James Cameron touched down in Las Vegas to provide a first look at concept art for his forthcoming “Avatar 2” sequel, which isn’t due out until late 2021.

The director showed off the images from Pandora’s future world at Daimler’s keynote Monday night at the 2020 CES, where the automaker presented its own far-out concept: a Mercedes-Benz inspired by the world of “Avatar” developed in collaboration with Cameron, billed as “a completely new interaction between human, machine and nature.”

Cameron joined Ola Källenius, chairman of Daimler AG and head of Mercedes-Benz Cars, to promote his upcoming film and talk about working with the German car manufacturer on the “Vision AVTR” concept vehicle (pictured below), including the importance of sustainability.

Disney — which acquired 20th Century Fox last year — has scheduled the release of “Avatar 2” for Dec. 17, 2021, followed by three more “Avatar” films in 2023, 2025 and 2027.

Cameron promises that “Avatar 2” will feature more vehicles and machinery in addition to the multitude of alien life forms from the original 2009 movie. “I also love the hard stuff. The vehicles, spacecraft, aircraft, ground vehicles, weapons, the hardware. I’m a total geek when it comes to that stuff,” Cameron said in an interview with CNET’s Roadshow. “We have a lot of cool vehicles for you.”

In addition to the image above, here are the others Cameron shared with the crowd, courtesy of Disney:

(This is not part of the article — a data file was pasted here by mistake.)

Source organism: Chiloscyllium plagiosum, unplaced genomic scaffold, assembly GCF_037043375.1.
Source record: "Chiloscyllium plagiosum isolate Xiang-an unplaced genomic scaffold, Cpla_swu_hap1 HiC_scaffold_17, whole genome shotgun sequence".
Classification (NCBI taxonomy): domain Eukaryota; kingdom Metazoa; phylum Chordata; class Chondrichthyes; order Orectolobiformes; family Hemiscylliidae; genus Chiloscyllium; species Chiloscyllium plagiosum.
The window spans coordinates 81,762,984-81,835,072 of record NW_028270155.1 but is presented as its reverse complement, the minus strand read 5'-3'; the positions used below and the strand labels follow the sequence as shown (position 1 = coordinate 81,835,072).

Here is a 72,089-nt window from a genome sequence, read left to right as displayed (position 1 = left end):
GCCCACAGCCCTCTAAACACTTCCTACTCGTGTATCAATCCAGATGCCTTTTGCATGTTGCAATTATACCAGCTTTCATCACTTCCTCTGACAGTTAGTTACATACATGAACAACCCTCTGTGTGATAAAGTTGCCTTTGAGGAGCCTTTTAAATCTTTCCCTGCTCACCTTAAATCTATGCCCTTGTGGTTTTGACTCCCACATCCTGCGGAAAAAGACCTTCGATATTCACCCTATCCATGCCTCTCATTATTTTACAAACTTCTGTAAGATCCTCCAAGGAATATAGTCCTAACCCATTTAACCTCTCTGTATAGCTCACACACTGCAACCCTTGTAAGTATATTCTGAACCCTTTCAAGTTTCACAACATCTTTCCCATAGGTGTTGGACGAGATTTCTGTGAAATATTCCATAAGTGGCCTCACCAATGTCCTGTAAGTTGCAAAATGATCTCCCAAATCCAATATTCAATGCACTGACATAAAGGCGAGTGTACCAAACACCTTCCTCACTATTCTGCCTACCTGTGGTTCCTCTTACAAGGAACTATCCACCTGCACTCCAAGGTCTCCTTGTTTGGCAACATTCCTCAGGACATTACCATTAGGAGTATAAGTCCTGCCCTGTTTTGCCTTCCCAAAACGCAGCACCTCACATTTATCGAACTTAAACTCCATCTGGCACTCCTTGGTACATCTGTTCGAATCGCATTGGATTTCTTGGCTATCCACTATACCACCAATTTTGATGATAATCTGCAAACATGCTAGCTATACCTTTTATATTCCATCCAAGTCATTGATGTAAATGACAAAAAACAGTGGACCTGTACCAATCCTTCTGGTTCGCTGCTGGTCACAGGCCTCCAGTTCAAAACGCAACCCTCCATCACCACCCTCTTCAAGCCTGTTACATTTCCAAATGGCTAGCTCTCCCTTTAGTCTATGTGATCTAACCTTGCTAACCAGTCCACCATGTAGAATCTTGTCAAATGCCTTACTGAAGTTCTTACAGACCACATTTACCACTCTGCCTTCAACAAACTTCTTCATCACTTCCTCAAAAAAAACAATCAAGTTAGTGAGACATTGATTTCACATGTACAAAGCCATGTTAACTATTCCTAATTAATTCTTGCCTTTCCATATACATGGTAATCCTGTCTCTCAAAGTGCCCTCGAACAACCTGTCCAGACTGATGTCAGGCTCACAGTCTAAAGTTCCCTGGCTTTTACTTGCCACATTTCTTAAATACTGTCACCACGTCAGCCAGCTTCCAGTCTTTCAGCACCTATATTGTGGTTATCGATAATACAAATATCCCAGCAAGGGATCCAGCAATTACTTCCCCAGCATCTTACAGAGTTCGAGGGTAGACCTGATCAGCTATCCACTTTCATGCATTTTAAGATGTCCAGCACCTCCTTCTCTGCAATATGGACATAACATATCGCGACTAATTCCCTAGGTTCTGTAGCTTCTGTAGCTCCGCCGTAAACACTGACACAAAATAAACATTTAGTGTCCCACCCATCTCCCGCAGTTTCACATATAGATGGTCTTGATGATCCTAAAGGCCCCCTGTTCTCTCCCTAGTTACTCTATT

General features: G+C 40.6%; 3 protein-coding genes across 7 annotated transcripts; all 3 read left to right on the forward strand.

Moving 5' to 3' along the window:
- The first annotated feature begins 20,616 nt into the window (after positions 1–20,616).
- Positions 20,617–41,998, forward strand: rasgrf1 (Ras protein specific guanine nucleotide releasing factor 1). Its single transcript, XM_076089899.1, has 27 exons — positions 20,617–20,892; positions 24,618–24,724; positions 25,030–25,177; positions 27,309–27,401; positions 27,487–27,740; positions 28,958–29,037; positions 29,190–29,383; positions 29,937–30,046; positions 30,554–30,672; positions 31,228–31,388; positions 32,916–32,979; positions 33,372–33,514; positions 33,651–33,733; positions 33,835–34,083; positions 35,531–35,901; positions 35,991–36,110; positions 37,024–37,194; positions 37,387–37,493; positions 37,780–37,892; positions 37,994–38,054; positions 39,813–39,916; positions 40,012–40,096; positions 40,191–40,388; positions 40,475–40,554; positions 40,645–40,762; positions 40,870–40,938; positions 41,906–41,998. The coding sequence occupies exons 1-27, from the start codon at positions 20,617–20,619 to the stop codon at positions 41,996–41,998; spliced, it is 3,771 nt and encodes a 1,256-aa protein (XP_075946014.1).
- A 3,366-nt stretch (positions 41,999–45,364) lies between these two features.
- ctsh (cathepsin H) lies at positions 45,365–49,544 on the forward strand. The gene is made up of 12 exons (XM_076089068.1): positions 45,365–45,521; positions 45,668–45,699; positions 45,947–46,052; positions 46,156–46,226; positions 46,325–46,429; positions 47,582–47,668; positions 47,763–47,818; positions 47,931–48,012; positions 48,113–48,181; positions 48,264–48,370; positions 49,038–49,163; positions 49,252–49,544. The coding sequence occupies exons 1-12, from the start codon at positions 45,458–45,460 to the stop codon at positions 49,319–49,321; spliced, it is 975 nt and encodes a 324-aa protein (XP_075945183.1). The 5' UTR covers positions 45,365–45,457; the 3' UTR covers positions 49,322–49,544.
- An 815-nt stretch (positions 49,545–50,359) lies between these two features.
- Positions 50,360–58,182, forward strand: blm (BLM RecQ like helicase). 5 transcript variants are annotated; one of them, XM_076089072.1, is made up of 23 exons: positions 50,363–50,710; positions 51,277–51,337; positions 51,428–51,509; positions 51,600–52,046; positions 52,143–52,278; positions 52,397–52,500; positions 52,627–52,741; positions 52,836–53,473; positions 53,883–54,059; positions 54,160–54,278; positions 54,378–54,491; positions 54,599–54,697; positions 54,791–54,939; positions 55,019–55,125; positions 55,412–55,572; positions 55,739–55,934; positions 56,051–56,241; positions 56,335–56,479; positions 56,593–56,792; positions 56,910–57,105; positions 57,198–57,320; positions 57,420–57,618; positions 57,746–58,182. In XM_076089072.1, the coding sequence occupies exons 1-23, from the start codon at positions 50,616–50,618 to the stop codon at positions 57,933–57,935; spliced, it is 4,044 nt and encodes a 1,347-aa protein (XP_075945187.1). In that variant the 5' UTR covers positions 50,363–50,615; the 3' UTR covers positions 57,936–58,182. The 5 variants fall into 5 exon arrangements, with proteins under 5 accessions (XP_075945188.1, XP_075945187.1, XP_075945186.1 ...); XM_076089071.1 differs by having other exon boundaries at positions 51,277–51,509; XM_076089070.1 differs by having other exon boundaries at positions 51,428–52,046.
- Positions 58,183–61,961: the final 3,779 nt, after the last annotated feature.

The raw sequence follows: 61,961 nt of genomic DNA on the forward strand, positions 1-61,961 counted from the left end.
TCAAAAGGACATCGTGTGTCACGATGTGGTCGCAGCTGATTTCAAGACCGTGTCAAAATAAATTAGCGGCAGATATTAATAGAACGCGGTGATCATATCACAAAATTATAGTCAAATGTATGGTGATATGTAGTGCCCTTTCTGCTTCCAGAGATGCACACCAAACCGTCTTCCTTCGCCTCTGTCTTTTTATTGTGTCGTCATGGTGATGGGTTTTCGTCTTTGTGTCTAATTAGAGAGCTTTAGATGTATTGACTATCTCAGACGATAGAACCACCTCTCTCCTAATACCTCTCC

According to Daimler, the “Vision AVTR” name stands not only for “Avatar” but also “Advanced Vehicle TRansformation.”

The company says the concept vehicle has an “organic design language” and “combines inside and outside into an emotional whole” in a look inspired by several creatures from Cameron’s movie.

Describing the Vision AVTR as “a living creature,” Daimler said the car has 33 “bionic flaps” on the back — reminiscent of reptilian scales — that can communicate with the driver (and “through the driver”) via naturally flowing movements in subtle gestures. The car has the ability to drive the front and rear axles in the same or opposite direction, which means the Vision AVTR can move sideways by approximately 30 degrees in a “crab movement.”

Other creature-y features of the Mercedes-Benz Vision AVTR: Instead of a conventional steering wheel, there’s a multifunctional control element in the center console that recognizes the driver by his or her heartbeat and breathing. A curved display module creates a visual connection between passengers and the outside world, according to Daimler. In addition, a passenger can simply lift their hand to have a menu selection projected onto their palm.

The concept car also uses organic battery technology made of recyclable materials that is completely free of rare earths and metals and is compostable. The Vision AVTR uses sustainable materials, including seats covered by “vegan Dinamica leather” and a floor decorated with an Indonesian wood called Karuun.